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Alberta's food service industry lost an estimated 95,000 jobs in March: Survey
A sign at the Milestones location on Stephen Avenue in downtown Calgary advising customers of its closure during the COVID-19 pandemic
CALGARY -- A new survey from Restaurants Canada say nearly 100,000 jobs have been lost in Alberta’s food service sector since March 1.
The latest report notes that an estimated 95,000 food service jobs in the province — and 800,000 food service jobs across Canada — have been lost as a result of the COVID-19 pandemic.
"Not only was our industry among the first to feel the impacts of COVID-19, we’ve been one of the hardest hit so far, with nearly two thirds of our workforce now lost," said Shanna Munro, Restaurants Canada president and CEO, in a statement released Thursday morning.
"These are by far the worst numbers we have ever seen."
Alberta’s $12 billion food service industry represents about 3.4 per cent of the province’s GDP and is the third-largest private sector employer.
Restaurants Canada estimates Alberta foodservice sales will be down nearly $2.5 billion for the second quarter of 2020 if conditions do not improve.
According to the survey, nearly one-in-10 restaurants in Canada have already closed permanently.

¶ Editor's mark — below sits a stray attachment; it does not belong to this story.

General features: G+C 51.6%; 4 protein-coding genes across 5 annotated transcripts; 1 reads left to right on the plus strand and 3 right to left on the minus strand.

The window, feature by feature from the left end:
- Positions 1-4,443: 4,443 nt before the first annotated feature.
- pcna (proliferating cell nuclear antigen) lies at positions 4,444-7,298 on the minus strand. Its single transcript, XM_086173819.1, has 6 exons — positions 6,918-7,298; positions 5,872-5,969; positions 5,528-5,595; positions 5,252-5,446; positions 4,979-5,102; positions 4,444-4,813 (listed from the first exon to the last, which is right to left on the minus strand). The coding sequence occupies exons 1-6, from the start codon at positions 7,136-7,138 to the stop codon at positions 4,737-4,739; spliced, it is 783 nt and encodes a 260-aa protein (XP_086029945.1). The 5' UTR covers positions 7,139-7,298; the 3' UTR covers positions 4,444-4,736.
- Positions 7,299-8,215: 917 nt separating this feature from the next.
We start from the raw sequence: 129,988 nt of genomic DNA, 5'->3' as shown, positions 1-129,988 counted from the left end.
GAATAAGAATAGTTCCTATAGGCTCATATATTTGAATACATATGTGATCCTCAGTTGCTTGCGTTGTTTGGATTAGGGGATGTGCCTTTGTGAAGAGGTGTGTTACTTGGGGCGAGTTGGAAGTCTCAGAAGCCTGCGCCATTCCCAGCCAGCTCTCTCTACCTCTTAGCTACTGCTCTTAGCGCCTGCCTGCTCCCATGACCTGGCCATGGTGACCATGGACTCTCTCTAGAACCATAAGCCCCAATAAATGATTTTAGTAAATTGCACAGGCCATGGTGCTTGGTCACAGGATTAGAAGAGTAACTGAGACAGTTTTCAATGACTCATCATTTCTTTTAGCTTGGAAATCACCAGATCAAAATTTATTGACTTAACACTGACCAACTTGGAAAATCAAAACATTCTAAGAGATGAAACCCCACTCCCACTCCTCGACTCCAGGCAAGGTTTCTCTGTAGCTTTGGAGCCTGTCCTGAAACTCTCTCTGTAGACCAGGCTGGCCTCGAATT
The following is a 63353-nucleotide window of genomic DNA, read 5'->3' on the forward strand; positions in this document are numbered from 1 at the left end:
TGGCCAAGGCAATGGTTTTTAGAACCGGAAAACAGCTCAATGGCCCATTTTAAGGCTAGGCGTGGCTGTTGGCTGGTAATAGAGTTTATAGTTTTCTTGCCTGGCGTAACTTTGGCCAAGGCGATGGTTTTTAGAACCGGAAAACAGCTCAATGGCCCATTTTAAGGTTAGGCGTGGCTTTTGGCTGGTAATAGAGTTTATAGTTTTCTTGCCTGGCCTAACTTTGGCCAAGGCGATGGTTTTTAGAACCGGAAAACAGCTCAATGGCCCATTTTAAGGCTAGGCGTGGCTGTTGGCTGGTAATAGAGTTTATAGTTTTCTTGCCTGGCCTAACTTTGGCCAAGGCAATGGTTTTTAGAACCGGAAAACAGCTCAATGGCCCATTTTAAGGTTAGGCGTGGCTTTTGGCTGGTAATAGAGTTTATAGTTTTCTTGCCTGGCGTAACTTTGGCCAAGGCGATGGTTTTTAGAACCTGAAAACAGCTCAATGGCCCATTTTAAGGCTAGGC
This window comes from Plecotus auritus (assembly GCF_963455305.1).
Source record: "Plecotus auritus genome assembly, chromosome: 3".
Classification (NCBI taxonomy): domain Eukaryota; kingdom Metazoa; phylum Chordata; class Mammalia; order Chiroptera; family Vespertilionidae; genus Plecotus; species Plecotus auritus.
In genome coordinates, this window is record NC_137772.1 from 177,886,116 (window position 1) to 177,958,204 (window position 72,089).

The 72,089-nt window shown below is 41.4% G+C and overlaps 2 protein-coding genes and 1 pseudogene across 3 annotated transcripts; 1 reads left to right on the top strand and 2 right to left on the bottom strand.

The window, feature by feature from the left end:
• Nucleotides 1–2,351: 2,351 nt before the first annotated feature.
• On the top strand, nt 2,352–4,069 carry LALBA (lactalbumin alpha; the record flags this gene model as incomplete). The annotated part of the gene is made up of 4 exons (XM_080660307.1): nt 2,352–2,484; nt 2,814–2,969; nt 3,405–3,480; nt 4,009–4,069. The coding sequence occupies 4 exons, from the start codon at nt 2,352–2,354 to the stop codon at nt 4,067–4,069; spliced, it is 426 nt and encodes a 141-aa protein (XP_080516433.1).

Western Canada president for Restaurants Canada, Mark von Scellwitz, says many more restaurants will likely close because they can’t continue to operate without income.
"Urgent additional relief is required to help these businesses survive or there will be fewer jobs for the thousands of temporarily laid off restaurant employees to return to once social distancing measures are lifted."
Restaurants Canada says it is working with all levels of government to provide immediate protection and relief.
The national foodservice association is focussing on creating flexible relationships with landlords to allow payment free-periods on rent and expanding conditions and time periods for workers to access the 75 per cent wage subsidy.
There is also hope restaurants could receive access to more working capital so they have enough funds to re-open after the pandemic.
The survey conducted from March 25 to March 29, received 665 responses representing 13,300 locations nationwide.
It’s national findings revealed:
- Approximately 80 per cent of restaurants have laid off employees since March 1
- Approximately 70 per cent of food service operators will further cut back on staff hours or lay off more employees if conditions do not improve
- Nearly 10 per cent restaurants have already closed permanently and another 18 per cent will permanently close within a month if current conditions continue.